by them (Huffington Post). As an example, she describes how some administrators
perform rigorous visual inspections that can have harmful effects upon female students.
Under such scrutiny they may begin to feel objectified and therefore, become distracted

from their studies and overall performance. This form of bias undermines educational
equity and it is important for all teachers to avoid sexism in order to be morally
responsible in a social and political democracy.
Racism is a belief that inherent differences among the various human races
determine cultural or individual achievement, usually involving the idea that ones own
race is superior and has the right to rule others (dictionary.reference.com). Historically,
one example of racism includes the arrest of Rosa Parks, an African American woman
who sat in the wrong section on the bus. Although, in todays society, racisms does not
manifest itself like it did during the 1950s and 1960s, it still exists as a prominent force
in many public school systems. In an age when good jobs require higher levels of skills
and knowledge than ever before in history, children are denied the education to acquire
them, simply because of their parents skin color or income (Teachers College Columbia
University). Research has uncovered trends where teachers are punishing minority
students at a much higher rate than that of white students. In addition, minority students
attending public schools receive less access to veteran teachers and are often forced into
learning from teachers without proper certification or even a license. Racist behavior
greatly reduces academic performance of minority students and it places them at risk of
dropping out of school. Morally responsible teachers must continuously fight the
pervasive nature of racism and teach with an attitude of educational equality.
According to dictionary.reference.com, discrimination includes the treatment or
consideration of making a distinction in favor of (or against), a person based on the
group, class, or category to which that person belongs rather than on individual merit.

Discrimination can be committed by a student, teacher, administrator, or from a school


policy. Teachers, for example, at fault for discrimination either discipline or grade
students differently based on their race, sex, religion, ancestry, national origin or
disability. Schools at fault for discrimination do not provide reasonable accommodation
for a students disability like providing an American Sign Language Interpreter for deaf
students. Or in the most severe examples, places like St. Louise and other cities sprinkled
along the Mississippi River have been known to discriminate against black students by
preventing them from attending public schools located where mainly white students live.
A students classmates are also at fault of discrimination when they harass or bully them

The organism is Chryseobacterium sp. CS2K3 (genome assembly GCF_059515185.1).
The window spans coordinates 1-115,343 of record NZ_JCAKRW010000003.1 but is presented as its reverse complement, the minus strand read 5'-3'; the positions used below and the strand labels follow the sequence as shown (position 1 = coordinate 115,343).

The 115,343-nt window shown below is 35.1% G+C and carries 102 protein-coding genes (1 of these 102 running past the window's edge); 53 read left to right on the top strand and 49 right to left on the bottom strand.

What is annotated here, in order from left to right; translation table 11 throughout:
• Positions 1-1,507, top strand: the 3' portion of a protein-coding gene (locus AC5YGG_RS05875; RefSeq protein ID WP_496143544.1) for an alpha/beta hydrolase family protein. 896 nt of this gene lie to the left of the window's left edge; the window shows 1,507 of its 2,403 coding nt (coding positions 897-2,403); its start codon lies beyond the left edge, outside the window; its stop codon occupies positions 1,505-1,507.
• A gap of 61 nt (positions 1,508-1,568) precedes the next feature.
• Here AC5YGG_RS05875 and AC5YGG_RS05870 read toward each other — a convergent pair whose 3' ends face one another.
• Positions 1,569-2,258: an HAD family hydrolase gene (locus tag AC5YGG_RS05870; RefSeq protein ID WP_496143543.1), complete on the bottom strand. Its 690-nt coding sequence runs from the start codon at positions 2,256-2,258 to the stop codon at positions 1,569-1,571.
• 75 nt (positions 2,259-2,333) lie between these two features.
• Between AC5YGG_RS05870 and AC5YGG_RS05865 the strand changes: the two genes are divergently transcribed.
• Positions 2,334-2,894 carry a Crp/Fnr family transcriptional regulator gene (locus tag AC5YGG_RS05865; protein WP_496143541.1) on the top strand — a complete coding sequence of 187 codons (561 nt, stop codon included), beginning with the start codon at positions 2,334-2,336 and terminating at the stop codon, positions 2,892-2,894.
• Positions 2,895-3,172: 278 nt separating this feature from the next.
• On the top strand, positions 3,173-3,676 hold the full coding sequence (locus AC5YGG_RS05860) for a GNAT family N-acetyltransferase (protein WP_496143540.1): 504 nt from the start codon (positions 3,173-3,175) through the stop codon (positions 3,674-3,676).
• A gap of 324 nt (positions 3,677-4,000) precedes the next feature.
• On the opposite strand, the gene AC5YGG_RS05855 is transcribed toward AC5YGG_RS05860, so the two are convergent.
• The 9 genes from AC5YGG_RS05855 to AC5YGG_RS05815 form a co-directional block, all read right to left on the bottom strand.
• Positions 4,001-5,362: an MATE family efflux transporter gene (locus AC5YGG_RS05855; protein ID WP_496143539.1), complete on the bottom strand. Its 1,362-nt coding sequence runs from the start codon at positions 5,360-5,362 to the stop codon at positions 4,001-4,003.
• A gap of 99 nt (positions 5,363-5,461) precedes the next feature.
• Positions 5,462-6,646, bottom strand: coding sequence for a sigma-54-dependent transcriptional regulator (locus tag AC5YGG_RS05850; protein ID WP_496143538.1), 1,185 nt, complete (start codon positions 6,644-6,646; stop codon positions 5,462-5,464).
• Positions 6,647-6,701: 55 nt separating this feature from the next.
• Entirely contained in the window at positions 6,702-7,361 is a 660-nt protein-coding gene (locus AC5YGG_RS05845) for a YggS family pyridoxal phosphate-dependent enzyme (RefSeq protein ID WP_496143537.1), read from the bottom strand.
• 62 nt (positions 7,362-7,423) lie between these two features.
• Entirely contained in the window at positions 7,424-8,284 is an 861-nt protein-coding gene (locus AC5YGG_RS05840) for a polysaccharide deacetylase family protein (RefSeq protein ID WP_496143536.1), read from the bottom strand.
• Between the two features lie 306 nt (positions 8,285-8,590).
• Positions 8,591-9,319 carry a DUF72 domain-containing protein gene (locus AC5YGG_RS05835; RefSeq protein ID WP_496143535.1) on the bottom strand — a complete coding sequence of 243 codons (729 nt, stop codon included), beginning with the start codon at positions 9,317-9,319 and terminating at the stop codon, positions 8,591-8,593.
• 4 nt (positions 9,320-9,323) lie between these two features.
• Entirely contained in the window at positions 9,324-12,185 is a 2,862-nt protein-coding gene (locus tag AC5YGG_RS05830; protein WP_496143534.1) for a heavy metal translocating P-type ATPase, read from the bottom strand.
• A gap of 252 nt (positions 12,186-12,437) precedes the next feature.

because of their race, sex, religion, etc. One testimonial expressed how, I have had to
deal with this all my life Only one other student in my class was black. They [the
other students] wouldnt play with me [and] one day I got a note: Go back to
Africa (Savage Inequalities by Jonathan Kozol). Morally responsible teachers will
understand a students right to live, work, and receive an education free from illegal
discrimination and will also strive towards creating and maintaining educational equity
within their diverse public school institution. Anything else is simply counterproductive
towards helping students achieve their fullest potential.
Almost everyone has high expectations for the public school system that include
both social and educational ideas as the true nature and purpose of this institution. Since
any given individual will spend a large portion of their time working, it is more important
for schools to focus on the educational aspects such as intellectual development and
mastery of basic skills. However, since we live in a complex society, attending school

requires enculturation. Therefore, in order to maintain autonomy for each student


attending the public school system, teachers must facilitate an environment where each
student can develop a positive self-concept. This involvess avoiding the damaging
affects of bias, prejudice, sexism, racism, and discrimination in every form.

Bibliography
Dictionary.com www.dictionary.reference.com accessed Dec. 3, 2014
Chemaly, Soraya. Dress Codes or How Schools Skirt Around Sexism and Homophobia.
Huffington Post (2013): http://www.huffingtonpost.com/soraya-chemaly/schooldress-code_b_2711533.html
Why Should I Worry About Schools My Children Wont Attend? TeachersCollege
Columbia University. Published 2005. http://www.tc.columbia.edu accessed Dec.
6, 2014.

Kozol, Jonathan. Savage Inequalities.


Third_World_US/SI_Kozol_StLouis.html

http://www.thirdworldtraveler.com/

OShea, Mark, R. Assessment Throughout the Year. New Jersey: Pearson, 2009.
Sadker, David and Myra. Sexism in the Classroom: From Grade School Graduate to
Graduate School Vol. 67, No. 7. Indiana: Phi Delta Kappa International, 1986.

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Zephyr K. Caladrius
12/8/14